Friday, 6 March 2015

Looping-the-loop around the Archibald Fountain

A friend queried an image I included in a post last week, wanting to know why the gent was facing AWAY from the cathedral rather than facing TOWARD it.

Here are the competing views. In the bird's-eye-view of the fountain, the first image in today's post was taken from the College Street steps of the cathedral. The photo of the gent last week was taken from the garden bench I have labelled 1. Today's view of the cathedral was taken from the garden bench I have labelled 2.

The two smaller photos (taken from Sydney Tower in Sept 2013) will both enlarge and are labelled.

Thursday, 5 March 2015

Hyde Park - the widening of Elizabeth Street

Walking south along Elizabeth Street, just after Thornton's Scent Bottle on the Bathurst St intersection (2015)

The final report of the "Royal Commission for the Improvement of the City of Sydney and its Suburbs" was dated 25th June, 1909. The photo of a decimated Hyde Park was taken 25th August 1909. Implementing the reommendations of a Royal Commission are no longer that speedy!!

Paris was "made-over" by Haussman between 1853 and 1870. Plans for a Chicago "make-over" were drawn up by Daniel Burnham between 1906 and 1909. These designs were organic, and visionary; whereas the plans that came out of our Royal Commission were largely practical, and pragmatic. A nip here, a tuck there.

Before WW1, came the widening of Elizabeth, College, George and Oxford Streets. In the medium term, came the conversion of Randwick Road to Anzac Parade, the extension of Martin Place, and the construction of both the city circle underground, and the harbour crossing (bridge), together with an electrified suburban above ground railway system.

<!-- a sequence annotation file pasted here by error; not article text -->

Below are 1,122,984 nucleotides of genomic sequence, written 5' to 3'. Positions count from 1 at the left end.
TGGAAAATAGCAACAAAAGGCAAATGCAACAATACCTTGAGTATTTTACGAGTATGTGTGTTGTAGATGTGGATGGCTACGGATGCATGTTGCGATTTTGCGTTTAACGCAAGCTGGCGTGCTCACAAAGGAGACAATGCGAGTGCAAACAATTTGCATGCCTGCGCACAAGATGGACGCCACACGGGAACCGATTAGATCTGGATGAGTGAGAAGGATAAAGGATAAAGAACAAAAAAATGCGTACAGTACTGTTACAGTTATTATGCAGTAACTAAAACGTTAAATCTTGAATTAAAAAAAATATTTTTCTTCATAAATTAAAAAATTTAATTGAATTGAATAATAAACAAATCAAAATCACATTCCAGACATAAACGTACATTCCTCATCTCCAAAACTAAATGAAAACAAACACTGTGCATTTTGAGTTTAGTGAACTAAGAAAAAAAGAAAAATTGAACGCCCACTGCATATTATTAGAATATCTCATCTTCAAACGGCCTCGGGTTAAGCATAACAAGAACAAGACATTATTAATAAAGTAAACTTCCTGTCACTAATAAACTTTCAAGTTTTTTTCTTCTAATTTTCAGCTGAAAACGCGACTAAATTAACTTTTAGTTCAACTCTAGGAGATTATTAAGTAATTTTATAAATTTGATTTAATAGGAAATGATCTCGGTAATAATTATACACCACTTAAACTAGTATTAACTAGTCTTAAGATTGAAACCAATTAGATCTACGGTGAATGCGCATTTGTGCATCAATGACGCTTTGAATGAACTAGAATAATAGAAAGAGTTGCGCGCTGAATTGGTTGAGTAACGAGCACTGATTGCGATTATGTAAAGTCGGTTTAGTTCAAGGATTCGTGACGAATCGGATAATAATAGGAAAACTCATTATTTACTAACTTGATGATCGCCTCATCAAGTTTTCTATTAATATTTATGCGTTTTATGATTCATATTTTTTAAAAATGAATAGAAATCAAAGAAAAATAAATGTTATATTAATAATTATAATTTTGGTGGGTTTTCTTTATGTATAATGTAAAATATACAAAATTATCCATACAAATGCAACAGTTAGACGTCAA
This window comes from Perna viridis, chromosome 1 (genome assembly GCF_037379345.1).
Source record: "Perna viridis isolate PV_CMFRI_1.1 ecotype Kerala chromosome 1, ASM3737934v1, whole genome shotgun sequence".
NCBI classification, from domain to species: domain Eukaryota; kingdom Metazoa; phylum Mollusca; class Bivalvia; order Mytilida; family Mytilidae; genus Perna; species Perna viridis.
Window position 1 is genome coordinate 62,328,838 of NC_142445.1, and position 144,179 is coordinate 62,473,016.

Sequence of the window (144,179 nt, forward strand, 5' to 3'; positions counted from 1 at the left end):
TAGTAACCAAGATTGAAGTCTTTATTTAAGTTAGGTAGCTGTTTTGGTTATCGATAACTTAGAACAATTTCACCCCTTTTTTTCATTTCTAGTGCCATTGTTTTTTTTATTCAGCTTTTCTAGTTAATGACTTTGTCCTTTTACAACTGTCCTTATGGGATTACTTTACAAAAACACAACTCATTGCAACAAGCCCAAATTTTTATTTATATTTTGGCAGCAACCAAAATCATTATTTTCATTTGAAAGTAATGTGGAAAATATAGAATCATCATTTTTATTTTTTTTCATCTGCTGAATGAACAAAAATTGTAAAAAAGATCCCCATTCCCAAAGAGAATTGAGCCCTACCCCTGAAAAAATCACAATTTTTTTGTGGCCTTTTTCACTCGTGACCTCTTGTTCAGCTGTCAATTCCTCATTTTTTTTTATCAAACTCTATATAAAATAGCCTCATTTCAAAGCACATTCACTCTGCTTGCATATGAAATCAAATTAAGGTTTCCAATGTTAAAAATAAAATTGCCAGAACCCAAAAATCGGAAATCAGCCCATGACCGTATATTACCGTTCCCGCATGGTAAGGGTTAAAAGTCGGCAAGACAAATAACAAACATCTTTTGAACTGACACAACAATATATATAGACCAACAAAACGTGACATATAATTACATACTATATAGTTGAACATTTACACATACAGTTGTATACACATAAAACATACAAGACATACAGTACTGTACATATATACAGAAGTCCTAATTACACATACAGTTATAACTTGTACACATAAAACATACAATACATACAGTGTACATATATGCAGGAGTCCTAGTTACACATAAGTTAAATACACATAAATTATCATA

Elizabeth Street, facing north, just after the intersection with Park Street. The spire is St James Anglican Church on King Street. This was before the David Jones Department Store which now dominates this section of Elizabeth St. (August 1909)

All these changes had a massive impact upon Hyde Park, which is bordered by Liverpool, College, and Elizabeth Streets, all of which were widened by crimping a metre of parkland here, and three feet of greensward there.

Walking south along Elizabeth, this time closer to the Liverpool St intersection. The building with the faux-gold turrets was the Mark Foy Department Store flagship, but now serves as the Downing Centre Local Court (2015)

The next history post will be on the widening of College Street.

Wednesday, 4 March 2015

Hyde Park - Burdekin Terraces

Whitlam Square. The cyclist is crossing over Liverpool Street, heading north. The cars are crossing from College Steet, over the square, and heading down into Wentworth Avenue. The pedestrians have crossed over College St from Hyde Park, and are about to head up Oxford Street.

Hyde Park is part of a swathe of green-belt carved out by Governor Lachlan Macquarie between 1810 and 1821. It includes the Royal Botanic Gardens, The Domain, and Hyde Park. This green oasis sweeps up from the harbour, beside the Opera House, to Liverpool Street, on the southern boundary of Hyde Park (which, of course, is named after HP in London). In the 5th image in this post, you are looking down the gunnels of this parkland, from close to Liverpool Street, between the spires of St Mary's Cathedral, over Hyde Park Barracks, and between the sails of the Opera House.